China is reducing its investments in Africa, the New York Times reported last week.  But this news should not be exaggerated.  Deals are still being made and it is unlikely that China will withdraw that much from Africa. Among other activities during the last couple of weeks, Chinese telecommunications firm ZTE increased its ties with Ghana, Nigeria and China signed a pact for cooperation with satellites, brought a trade delegation to Cote d’Ivoire, and promised to build a malaria research center in Cameroon. So, while it is true that China–like just about everywhere else in the world–may be reducing its demand for certain African commodities, it is not at all the case that China will withdraw.

The New York Times also published an interesting portrait of DRC President Joseph Kabila. There was a time when people hoped that his Western-educated background would allow for new and enlightened rule of the DRC. Unfortunately, the DRC remains as troubled as ever.

South African prosecutors have apparently dropped charges against Jacob Zuma.  This should strengthen his hand considerably in the upcoming election. It may also help him if other parties are being intimidated from participating, as the BBC reports.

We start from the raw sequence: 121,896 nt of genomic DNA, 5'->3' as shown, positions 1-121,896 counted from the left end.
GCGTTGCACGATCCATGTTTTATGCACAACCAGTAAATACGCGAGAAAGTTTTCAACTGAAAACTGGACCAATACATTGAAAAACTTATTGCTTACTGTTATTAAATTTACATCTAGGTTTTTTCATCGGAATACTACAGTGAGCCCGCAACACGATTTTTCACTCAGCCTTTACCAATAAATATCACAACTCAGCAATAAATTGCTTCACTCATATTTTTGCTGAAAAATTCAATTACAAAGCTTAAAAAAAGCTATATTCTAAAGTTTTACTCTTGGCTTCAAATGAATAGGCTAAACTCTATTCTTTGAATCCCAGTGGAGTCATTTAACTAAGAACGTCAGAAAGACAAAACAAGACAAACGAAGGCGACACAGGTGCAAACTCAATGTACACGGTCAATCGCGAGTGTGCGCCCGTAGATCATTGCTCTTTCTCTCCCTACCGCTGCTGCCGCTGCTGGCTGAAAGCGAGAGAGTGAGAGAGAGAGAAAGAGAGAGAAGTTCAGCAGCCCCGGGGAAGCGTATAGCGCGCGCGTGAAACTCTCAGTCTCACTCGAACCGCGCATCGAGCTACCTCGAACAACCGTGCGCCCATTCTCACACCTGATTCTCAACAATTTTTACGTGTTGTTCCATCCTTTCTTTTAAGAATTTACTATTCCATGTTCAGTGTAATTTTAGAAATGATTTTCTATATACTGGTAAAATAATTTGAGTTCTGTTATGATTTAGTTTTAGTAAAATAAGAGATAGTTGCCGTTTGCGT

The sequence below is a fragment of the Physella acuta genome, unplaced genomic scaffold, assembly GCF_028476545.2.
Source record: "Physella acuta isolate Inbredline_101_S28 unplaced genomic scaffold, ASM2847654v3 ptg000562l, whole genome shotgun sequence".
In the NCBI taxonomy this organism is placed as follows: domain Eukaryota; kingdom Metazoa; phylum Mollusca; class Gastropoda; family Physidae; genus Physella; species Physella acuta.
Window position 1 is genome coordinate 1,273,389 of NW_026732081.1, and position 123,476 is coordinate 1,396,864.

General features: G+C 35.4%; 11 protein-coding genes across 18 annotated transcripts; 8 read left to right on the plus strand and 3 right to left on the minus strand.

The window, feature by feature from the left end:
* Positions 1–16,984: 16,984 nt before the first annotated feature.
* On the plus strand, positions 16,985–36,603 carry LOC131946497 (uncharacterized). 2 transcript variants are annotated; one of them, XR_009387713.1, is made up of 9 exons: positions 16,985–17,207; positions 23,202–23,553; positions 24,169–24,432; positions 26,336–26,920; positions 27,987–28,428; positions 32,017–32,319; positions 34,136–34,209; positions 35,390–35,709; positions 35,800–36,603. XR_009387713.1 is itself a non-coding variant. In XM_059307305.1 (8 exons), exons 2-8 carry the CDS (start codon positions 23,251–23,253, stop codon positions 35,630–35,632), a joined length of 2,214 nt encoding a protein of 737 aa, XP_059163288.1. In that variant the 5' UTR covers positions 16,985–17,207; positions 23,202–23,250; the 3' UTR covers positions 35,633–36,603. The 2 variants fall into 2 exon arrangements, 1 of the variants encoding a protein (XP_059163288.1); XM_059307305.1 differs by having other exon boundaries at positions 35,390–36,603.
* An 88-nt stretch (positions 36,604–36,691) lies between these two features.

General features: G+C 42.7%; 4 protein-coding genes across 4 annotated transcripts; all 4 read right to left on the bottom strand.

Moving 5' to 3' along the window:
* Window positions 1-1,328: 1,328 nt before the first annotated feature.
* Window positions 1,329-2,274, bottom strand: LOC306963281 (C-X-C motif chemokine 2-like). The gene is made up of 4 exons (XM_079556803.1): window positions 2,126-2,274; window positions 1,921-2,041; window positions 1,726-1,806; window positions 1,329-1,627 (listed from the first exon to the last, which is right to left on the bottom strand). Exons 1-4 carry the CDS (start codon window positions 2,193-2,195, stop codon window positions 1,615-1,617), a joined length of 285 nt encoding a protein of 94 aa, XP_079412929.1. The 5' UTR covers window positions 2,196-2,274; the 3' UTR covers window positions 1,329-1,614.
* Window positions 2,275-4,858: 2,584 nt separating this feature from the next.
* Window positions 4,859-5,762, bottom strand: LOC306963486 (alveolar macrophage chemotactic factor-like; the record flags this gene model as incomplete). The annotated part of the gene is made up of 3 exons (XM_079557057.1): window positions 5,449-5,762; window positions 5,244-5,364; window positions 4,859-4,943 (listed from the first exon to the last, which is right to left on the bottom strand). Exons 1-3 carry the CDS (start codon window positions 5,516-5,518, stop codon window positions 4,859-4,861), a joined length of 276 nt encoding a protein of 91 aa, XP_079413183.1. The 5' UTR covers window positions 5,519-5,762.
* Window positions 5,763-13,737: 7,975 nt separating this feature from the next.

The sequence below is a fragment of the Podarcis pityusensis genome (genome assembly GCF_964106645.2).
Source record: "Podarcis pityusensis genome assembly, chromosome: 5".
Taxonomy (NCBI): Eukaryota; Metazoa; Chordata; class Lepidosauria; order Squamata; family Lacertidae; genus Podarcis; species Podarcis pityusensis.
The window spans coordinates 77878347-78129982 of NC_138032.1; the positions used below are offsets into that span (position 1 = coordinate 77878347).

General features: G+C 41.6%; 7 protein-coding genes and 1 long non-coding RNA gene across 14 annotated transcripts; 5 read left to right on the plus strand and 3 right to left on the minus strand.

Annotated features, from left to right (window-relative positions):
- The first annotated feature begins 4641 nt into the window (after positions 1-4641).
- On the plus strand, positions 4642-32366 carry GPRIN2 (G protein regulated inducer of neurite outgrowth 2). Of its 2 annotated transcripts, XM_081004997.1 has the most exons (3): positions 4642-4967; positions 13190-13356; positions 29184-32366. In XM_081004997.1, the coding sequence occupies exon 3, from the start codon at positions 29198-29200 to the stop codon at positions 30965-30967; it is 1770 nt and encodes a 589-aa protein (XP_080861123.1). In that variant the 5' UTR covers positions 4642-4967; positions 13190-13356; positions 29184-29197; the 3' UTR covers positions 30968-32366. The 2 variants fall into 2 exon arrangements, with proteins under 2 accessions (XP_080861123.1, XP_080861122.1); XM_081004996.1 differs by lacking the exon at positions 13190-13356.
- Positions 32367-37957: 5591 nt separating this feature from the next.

One random piece of news: Apparently there was a bomb threat at the Italian embassy in Ghana. I would be interested to know more about this if anyone has a clear idea.

And finally, ECOWAS proves it is still alive and attempts to insert its voice in the on-going crisis in Guinea Bissau (BBC: Guinea-Bissau army ‘beats ex-PM’; Reuters: UN urges international help for Guinea-Bissau polls) . ECOWAS has issued a statement expressing its concern about human rights violations there.